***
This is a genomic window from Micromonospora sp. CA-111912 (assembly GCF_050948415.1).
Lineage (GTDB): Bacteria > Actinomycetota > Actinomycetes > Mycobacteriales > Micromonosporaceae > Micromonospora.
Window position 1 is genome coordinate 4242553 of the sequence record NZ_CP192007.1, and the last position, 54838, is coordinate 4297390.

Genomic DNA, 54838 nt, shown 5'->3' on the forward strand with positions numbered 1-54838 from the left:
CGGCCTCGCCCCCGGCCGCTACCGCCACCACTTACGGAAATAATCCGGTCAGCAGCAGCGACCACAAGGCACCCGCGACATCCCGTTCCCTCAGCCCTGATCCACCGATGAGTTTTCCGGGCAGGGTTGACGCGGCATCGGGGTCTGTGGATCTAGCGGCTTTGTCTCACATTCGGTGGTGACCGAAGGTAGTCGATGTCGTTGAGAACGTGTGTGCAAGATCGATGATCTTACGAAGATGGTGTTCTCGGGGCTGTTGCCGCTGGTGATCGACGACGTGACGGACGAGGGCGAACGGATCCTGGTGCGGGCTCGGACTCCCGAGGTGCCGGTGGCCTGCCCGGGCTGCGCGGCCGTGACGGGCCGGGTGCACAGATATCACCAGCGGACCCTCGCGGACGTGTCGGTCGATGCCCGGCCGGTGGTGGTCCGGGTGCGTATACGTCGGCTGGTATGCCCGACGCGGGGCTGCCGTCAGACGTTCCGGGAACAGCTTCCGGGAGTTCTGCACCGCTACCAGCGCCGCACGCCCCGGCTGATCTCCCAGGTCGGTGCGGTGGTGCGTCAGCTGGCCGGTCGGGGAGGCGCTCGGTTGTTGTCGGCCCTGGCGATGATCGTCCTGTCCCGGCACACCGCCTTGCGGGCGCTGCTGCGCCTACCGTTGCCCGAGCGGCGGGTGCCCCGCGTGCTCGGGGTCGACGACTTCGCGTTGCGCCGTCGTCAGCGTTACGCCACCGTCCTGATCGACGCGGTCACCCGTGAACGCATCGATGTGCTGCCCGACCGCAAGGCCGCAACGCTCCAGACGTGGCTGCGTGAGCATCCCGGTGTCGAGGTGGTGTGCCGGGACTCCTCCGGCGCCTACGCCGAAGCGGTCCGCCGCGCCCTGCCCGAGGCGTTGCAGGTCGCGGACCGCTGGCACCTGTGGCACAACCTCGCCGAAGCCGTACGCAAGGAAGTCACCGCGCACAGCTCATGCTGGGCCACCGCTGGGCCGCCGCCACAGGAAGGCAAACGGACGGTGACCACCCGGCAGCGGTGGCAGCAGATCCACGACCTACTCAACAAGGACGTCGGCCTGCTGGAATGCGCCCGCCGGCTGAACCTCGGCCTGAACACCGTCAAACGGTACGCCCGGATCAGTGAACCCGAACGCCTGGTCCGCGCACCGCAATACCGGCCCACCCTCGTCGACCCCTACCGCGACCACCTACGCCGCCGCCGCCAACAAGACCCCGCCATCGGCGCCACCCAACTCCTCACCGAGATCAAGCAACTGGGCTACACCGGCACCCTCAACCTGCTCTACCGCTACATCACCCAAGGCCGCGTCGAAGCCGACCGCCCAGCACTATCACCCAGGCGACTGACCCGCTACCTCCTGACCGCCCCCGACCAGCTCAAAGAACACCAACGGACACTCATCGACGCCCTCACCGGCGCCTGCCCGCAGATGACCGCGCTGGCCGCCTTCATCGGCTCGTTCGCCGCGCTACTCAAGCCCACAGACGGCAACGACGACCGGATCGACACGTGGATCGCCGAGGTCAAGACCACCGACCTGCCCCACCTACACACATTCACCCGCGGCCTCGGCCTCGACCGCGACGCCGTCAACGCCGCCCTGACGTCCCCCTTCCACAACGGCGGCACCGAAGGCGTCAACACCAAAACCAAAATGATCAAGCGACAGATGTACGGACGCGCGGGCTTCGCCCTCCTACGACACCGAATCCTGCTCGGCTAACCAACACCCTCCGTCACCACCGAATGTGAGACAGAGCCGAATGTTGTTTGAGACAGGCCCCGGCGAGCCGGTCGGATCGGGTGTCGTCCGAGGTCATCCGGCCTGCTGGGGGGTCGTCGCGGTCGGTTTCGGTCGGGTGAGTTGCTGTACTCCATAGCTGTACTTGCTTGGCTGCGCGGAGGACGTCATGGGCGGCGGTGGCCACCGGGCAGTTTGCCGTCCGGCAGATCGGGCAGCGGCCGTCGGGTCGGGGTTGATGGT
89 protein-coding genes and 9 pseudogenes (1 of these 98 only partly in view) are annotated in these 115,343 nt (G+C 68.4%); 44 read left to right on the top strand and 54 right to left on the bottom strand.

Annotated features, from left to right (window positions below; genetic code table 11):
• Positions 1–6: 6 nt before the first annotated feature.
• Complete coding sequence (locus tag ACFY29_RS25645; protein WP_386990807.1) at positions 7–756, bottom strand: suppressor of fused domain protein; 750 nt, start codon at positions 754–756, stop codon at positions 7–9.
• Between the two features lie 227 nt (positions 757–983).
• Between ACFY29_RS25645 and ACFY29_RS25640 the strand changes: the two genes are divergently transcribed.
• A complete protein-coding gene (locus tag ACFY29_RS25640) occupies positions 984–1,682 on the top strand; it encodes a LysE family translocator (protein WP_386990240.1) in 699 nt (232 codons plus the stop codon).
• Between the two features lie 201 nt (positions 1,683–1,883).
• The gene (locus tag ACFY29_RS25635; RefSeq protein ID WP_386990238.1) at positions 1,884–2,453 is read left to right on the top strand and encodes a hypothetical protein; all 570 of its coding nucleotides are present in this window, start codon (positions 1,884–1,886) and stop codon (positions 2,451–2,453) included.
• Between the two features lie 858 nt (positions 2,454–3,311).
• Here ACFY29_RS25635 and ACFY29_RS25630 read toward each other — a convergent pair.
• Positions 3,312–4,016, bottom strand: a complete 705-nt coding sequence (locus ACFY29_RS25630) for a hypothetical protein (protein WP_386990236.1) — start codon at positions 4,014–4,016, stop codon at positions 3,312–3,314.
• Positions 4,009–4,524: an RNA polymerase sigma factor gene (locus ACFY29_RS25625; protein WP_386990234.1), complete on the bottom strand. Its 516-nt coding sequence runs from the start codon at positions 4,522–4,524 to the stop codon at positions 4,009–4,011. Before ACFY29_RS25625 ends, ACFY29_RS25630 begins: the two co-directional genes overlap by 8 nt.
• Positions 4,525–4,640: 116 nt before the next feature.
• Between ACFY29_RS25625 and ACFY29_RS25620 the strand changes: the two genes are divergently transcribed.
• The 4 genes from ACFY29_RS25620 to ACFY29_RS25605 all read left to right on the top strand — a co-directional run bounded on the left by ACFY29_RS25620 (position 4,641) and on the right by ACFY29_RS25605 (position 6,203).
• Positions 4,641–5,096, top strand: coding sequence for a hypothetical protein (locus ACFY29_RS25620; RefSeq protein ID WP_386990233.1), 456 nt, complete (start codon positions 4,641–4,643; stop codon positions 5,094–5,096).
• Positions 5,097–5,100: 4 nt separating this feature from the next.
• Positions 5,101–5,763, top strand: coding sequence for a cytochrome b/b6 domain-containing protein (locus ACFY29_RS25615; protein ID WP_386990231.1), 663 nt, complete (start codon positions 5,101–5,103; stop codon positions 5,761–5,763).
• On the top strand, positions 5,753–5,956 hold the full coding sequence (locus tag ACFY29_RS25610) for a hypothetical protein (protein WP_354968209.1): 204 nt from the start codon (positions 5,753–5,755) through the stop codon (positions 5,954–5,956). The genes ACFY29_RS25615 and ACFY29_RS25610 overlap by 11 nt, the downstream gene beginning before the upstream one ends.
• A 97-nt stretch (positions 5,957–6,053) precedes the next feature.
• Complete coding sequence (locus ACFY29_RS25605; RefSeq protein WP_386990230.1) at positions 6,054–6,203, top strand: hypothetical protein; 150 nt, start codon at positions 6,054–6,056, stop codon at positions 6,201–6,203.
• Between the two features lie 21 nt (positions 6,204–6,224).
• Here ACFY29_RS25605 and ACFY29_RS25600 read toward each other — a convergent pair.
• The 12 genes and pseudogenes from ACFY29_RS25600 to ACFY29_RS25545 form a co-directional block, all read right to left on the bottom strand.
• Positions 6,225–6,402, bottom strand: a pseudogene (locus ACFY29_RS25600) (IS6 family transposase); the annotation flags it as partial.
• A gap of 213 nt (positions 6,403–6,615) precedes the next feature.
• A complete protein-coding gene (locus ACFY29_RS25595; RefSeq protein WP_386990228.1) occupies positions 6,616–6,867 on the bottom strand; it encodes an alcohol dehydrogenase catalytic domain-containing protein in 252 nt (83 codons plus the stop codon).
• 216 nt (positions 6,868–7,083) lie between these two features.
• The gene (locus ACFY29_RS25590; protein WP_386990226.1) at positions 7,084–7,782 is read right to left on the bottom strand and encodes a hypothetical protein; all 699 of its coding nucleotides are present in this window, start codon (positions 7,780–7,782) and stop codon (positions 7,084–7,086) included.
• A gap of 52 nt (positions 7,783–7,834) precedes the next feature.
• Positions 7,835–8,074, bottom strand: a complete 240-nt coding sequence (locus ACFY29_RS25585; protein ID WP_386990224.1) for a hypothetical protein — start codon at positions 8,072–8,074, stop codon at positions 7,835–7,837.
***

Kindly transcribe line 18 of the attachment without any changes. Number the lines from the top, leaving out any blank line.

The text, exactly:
• Positions 4,009–4,524: an RNA polymerase sigma factor gene (locus ACFY29_RS25625; protein WP_386990234.1), complete on the bottom strand. Its 516-nt coding sequence runs from the start codon at positions 4,522–4,524 to the stop codon at positions 4,009–4,011. Before ACFY29_RS25625 ends, ACFY29_RS25630 begins: the two co-directional genes overlap by 8 nt.